The non-minister permanent residence program that includes religious brothers and sisters (religious vocations) and other non-minister religious positions (religious occupations) is scheduled to expire on 09/30/2015 unless it is renewed by Congress. If past experience is an indicator, we have every reason to believe that the program will be extended as it has been renewed several times.
On July 5, 2015, the U.S. Citizenship and Immigration Service (USCIS) issued a policy memo declaring that the “lawful status” requirements of the immigrant regulations for religious workers would no longer be considered when adjudicating the I-360 immigrant petition. In addition, USCIS will amend Title 8 CFR Sec. 204.5(m)(4) and (11) and remove the lawful status requirements from the immigrant regulations for religious workers. Prior to this change, to be eligible for permanent residence a religious worker needed to demonstrate that he/she had at least two years of experience (as a religious worker) and if that experience was gained in the U.S., the religious worker must have shown that he/she maintained lawful status (and work authorization) during that time. With this announcement, the lawful status requirement is eliminated and USCIS will not deny religious worker I-360 petitions on this basis.
Rita Dhakal joined the Religious Immigration Section of CLINIC in June 2009. She currently works with Attorney Megan Turngren to help to provide legal services to RIS clients. In addition, Rita volunteers with Legal Services of Northern Virginia, where she interviews clients for case intake and placement for the Uncontested Divorce Clinic.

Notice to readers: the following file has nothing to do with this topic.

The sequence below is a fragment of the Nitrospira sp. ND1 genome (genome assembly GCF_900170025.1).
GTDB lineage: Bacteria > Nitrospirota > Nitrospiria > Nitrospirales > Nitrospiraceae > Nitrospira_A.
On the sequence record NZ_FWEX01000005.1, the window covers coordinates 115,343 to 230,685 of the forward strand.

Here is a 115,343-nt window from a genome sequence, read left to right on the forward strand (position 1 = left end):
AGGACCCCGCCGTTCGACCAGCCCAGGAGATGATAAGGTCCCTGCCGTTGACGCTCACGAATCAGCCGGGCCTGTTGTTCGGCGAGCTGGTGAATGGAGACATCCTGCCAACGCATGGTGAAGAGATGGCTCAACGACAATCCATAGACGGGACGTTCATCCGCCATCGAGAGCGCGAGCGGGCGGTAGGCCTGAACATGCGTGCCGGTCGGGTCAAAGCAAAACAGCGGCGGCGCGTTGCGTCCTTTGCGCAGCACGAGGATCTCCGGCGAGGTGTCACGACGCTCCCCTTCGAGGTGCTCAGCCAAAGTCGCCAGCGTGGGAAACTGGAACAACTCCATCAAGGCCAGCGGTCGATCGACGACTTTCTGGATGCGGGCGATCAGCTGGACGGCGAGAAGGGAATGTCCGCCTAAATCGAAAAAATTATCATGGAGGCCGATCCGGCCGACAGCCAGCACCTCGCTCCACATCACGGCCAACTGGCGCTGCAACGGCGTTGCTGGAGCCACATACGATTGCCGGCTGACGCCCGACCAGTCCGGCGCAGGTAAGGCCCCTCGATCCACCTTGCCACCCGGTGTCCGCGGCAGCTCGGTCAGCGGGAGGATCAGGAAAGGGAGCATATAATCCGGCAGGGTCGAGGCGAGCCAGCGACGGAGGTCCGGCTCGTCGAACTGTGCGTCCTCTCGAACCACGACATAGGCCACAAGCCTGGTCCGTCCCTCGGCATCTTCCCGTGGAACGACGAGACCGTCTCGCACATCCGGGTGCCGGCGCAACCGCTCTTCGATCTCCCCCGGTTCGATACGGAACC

By Miguel Naranjo
At this time of the year I always find myself reflecting on the past 11 months. I look back at the things we accomplished, the things that did not turn out so well, and on how we might do things differently in the New Year. In addition, I also feel grateful for many things in life, including how fortunate I am to be working at CLINIC with the Religious Immigration Services (RIS) section.
On November 20, 2014, President Obama announced a major immigration policy change that would grant millions of individuals (without legal status in the U.S.) temporary stay from deportation and the opportunity to apply for work authorization. This administrative relief would be valid for three years. The executive action contains several initiatives including:
Robyn McCormick joined the Religious Immigration Section of CLINIC in June 2014. She is working with Attorney Kate Kuznetsova to help provide legal services to RIS clients.
As you may be aware, part of the immigration process of sponsoring international religious workers to the U.S. involves a site visit from USCIS (U.S. Citizenship and Immigration Services). This is required per the immigration regulations and is used to verify the elements of the petition filed by the sponsor (including sponsor and beneficiary information, work location, etc.). These site visits may occur with advance notice or without any notice at all.
In 1990, I was born in Mexico into a staunchly Roman Catholic family. When I was twelve years old, my immediate family illegally migrated to California. We have lived there ever since.
This summer, several attorneys in the Religious Immigration Section of CLINIC had the opportunity to travel and meet with their clients. The funding for this special endeavor was provided by a grant from the Open Society Foundation. These trips provided the attorneys with the chance to meet with clients, provide information regarding religious worker immigration and the need for immigration reform, and also help to foster understanding of CLINIC’s mission.